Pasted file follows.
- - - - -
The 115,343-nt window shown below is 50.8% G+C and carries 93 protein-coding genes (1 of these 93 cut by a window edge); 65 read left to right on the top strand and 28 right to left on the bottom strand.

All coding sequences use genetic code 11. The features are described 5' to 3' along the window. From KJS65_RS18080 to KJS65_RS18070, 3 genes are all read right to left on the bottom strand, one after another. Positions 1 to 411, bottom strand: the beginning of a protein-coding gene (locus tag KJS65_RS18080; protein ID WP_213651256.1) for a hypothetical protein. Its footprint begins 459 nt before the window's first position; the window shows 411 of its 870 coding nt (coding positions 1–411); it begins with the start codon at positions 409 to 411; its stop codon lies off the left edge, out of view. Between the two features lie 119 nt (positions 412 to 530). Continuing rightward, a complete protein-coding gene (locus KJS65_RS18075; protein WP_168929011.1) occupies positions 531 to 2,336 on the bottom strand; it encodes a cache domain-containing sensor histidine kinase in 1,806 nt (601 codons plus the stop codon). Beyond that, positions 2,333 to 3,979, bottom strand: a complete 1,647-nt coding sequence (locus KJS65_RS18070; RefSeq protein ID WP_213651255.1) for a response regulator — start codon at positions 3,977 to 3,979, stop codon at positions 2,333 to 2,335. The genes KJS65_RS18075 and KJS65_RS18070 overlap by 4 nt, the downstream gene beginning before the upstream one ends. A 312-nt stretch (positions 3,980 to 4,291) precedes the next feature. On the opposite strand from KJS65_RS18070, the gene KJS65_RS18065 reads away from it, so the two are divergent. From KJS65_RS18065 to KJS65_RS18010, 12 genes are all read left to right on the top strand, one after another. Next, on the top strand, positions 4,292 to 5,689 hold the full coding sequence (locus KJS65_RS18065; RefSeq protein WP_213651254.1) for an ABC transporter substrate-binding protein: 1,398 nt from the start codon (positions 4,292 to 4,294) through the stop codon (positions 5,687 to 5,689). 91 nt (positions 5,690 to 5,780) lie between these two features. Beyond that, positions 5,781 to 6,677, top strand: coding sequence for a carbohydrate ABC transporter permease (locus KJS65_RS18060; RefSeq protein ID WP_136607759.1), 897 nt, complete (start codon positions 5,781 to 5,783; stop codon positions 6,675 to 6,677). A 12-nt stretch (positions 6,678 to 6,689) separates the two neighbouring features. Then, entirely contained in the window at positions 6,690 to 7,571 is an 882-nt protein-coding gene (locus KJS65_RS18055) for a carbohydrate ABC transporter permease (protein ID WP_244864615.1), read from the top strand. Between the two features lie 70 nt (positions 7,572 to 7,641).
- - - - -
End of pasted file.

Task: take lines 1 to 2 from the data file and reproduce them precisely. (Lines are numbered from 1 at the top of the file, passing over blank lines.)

The 115,343-nt window shown below is 50.8% G+C and carries 93 protein-coding genes (1 of these 93 cut by a window edge); 65 read left to right on the top strand and 28 right to left on the bottom strand.

All coding sequences use genetic code 11. The features are described 5' to 3' along the window. From KJS65_RS18080 to KJS65_RS18070, 3 genes are all read right to left on the bottom strand, one after another. Positions 1 to 411, bottom strand: the beginning of a protein-coding gene (locus tag KJS65_RS18080; protein ID WP_213651256.1) for a hypothetical protein. Its footprint begins 459 nt before the window's first position; the window shows 411 of its 870 coding nt (coding positions 1–411); it begins with the start codon at positions 409 to 411; its stop codon lies off the left edge, out of view. Between the two features lie 119 nt (positions 412 to 530). Continuing rightward, a complete protein-coding gene (locus KJS65_RS18075; protein WP_168929011.1) occupies positions 531 to 2,336 on the bottom strand; it encodes a cache domain-containing sensor histidine kinase in 1,806 nt (601 codons plus the stop codon). Beyond that, positions 2,333 to 3,979, bottom strand: a complete 1,647-nt coding sequence (locus KJS65_RS18070; RefSeq protein ID WP_213651255.1) for a response regulator — start codon at positions 3,977 to 3,979, stop codon at positions 2,333 to 2,335. The genes KJS65_RS18075 and KJS65_RS18070 overlap by 4 nt, the downstream gene beginning before the upstream one ends. A 312-nt stretch (positions 3,980 to 4,291) precedes the next feature. On the opposite strand from KJS65_RS18070, the gene KJS65_RS18065 reads away from it, so the two are divergent. From KJS65_RS18065 to KJS65_RS18010, 12 genes are all read left to right on the top strand, one after another. Next, on the top strand, positions 4,292 to 5,689 hold the full coding sequence (locus KJS65_RS18065; RefSeq protein WP_213651254.1) for an ABC transporter substrate-binding protein: 1,398 nt from the start codon (positions 4,292 to 4,294) through the stop codon (positions 5,687 to 5,689). 91 nt (positions 5,690 to 5,780) lie between these two features. Beyond that, positions 5,781 to 6,677, top strand: coding sequence for a carbohydrate ABC transporter permease (locus KJS65_RS18060; RefSeq protein ID WP_136607759.1), 897 nt, complete (start codon positions 5,781 to 5,783; stop codon positions 6,675 to 6,677). A 12-nt stretch (positions 6,678 to 6,689) separates the two neighbouring features. Then, entirely contained in the window at positions 6,690 to 7,571 is an 882-nt protein-coding gene (locus KJS65_RS18055) for a carbohydrate ABC transporter permease (protein ID WP_244864615.1), read from the top strand. Between the two features lie 70 nt (positions 7,572 to 7,641).